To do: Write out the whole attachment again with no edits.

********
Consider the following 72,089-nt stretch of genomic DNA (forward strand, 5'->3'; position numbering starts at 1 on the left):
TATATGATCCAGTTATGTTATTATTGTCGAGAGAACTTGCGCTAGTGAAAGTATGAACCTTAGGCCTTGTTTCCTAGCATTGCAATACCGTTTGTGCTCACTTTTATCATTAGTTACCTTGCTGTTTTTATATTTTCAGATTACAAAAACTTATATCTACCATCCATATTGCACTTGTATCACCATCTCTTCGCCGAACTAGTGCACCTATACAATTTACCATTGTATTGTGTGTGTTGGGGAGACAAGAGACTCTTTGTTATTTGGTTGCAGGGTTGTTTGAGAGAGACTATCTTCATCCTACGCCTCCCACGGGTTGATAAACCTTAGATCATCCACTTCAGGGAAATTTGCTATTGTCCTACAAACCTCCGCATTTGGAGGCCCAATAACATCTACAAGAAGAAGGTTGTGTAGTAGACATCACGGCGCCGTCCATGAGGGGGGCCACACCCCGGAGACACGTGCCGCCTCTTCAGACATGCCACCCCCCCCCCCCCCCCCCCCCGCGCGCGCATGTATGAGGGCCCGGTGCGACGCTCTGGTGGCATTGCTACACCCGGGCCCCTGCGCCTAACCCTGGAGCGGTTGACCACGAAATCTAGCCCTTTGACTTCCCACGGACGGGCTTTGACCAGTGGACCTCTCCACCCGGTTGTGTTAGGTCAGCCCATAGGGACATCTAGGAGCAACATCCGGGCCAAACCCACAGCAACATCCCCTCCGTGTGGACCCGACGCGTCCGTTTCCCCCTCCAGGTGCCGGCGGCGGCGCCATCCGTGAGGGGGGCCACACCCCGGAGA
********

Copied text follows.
Consider the following 72,089-nt stretch of genomic DNA (forward strand, 5'->3'; position numbering starts at 1 on the left):
TATATGATCCAGTTATGTTATTATTGTCGAGAGAACTTGCGCTAGTGAAAGTATGAACCTTAGGCCTTGTTTCCTAGCATTGCAATACCGTTTGTGCTCACTTTTATCATTAGTTACCTTGCTGTTTTTATATTTTCAGATTACAAAAACTTATATCTACCATCCATATTGCACTTGTATCACCATCTCTTCGCCGAACTAGTGCACCTATACAATTTACCATTGTATTGTGTGTGTTGGGGAGACAAGAGACTCTTTGTTATTTGGTTGCAGGGTTGTTTGAGAGAGACTATCTTCATCCTACGCCTCCCACGGGTTGATAAACCTTAGATCATCCACTTCAGGGAAATTTGCTATTGTCCTACAAACCTCCGCATTTGGAGGCCCAATAACATCTACAAGAAGAAGGTTGTGTAGTAGACATCACGGCGCCGTCCATGAGGGGGGCCACACCCCGGAGACACGTGCCGCCTCTTCAGACATGCCACCCCCCCCCCCCCCCCCCCCCGCGCGCGCATGTATGAGGGCCCGGTGCGACGCTCTGGTGGCATTGCTACACCCGGGCCCCTGCGCCTAACCCTGGAGCGGTTGACCACGAAATCTAGCCCTTTGACTTCCCACGGACGGGCTTTGACCAGTGGACCTCTCCACCCGGTTGTGTTAGGTCAGCCCATAGGGACATCTAGGAGCAACATCCGGGCCAAACCCACAGCAACATCCCCTCCGTGTGGACCCGACGCGTCCGTTTCCCCCTCCAGGTGCCGGCGGCGGCGCCATCCGTGAGGGGGGCCACACCCCGGAGA